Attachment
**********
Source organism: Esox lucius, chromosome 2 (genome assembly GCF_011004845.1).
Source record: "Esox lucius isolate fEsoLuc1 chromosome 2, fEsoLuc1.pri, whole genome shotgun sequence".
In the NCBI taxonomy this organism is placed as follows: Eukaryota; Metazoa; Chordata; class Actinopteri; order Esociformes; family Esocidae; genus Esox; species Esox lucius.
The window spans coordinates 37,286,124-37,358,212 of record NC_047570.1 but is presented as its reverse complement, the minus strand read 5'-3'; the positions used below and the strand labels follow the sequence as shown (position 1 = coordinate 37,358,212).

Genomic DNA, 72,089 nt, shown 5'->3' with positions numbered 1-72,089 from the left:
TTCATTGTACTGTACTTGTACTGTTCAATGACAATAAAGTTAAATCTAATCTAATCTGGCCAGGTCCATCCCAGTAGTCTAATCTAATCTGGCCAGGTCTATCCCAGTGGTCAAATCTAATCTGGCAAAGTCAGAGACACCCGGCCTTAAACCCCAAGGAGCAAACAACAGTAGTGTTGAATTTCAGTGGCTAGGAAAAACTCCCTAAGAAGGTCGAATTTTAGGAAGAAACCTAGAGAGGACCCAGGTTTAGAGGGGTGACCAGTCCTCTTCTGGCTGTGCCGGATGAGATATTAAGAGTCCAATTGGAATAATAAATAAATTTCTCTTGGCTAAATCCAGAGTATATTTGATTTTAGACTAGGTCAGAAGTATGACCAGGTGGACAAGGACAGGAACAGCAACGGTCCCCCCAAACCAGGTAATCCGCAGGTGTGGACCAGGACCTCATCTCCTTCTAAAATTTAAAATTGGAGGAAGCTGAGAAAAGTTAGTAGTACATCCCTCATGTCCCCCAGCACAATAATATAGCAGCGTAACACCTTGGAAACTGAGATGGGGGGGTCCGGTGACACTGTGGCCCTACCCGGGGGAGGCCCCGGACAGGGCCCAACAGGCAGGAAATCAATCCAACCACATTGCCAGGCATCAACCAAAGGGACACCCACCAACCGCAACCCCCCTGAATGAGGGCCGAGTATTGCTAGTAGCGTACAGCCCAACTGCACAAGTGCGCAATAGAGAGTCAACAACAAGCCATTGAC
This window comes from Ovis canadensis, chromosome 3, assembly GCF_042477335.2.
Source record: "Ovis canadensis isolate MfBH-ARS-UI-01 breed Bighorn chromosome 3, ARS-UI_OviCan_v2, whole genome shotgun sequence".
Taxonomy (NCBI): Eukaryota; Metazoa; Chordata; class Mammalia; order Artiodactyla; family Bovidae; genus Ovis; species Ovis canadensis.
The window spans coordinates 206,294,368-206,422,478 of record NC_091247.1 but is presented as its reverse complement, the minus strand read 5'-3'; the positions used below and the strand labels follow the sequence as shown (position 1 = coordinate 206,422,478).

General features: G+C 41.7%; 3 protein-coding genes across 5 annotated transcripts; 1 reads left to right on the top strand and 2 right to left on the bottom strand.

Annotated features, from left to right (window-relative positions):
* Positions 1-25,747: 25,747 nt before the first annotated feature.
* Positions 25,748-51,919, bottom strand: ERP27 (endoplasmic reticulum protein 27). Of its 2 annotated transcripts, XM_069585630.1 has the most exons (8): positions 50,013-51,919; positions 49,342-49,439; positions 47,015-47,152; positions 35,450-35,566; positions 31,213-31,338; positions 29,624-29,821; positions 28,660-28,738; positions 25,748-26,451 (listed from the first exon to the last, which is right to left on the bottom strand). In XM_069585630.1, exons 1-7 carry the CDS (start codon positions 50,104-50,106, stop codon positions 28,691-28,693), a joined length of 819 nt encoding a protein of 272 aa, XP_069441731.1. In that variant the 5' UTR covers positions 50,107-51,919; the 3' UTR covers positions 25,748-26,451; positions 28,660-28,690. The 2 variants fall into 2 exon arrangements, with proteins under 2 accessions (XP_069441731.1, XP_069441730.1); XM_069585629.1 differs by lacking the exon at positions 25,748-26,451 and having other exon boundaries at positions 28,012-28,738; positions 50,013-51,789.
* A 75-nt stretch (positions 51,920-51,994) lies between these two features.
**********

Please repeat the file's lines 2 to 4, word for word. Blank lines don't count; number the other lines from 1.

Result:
Source record: "Esox lucius isolate fEsoLuc1 chromosome 2, fEsoLuc1.pri, whole genome shotgun sequence".
In the NCBI taxonomy this organism is placed as follows: Eukaryota; Metazoa; Chordata; class Actinopteri; order Esociformes; family Esocidae; genus Esox; species Esox lucius.
The window spans coordinates 37,286,124-37,358,212 of record NC_047570.1 but is presented as its reverse complement, the minus strand read 5'-3'; the positions used below and the strand labels follow the sequence as shown (position 1 = coordinate 37,358,212).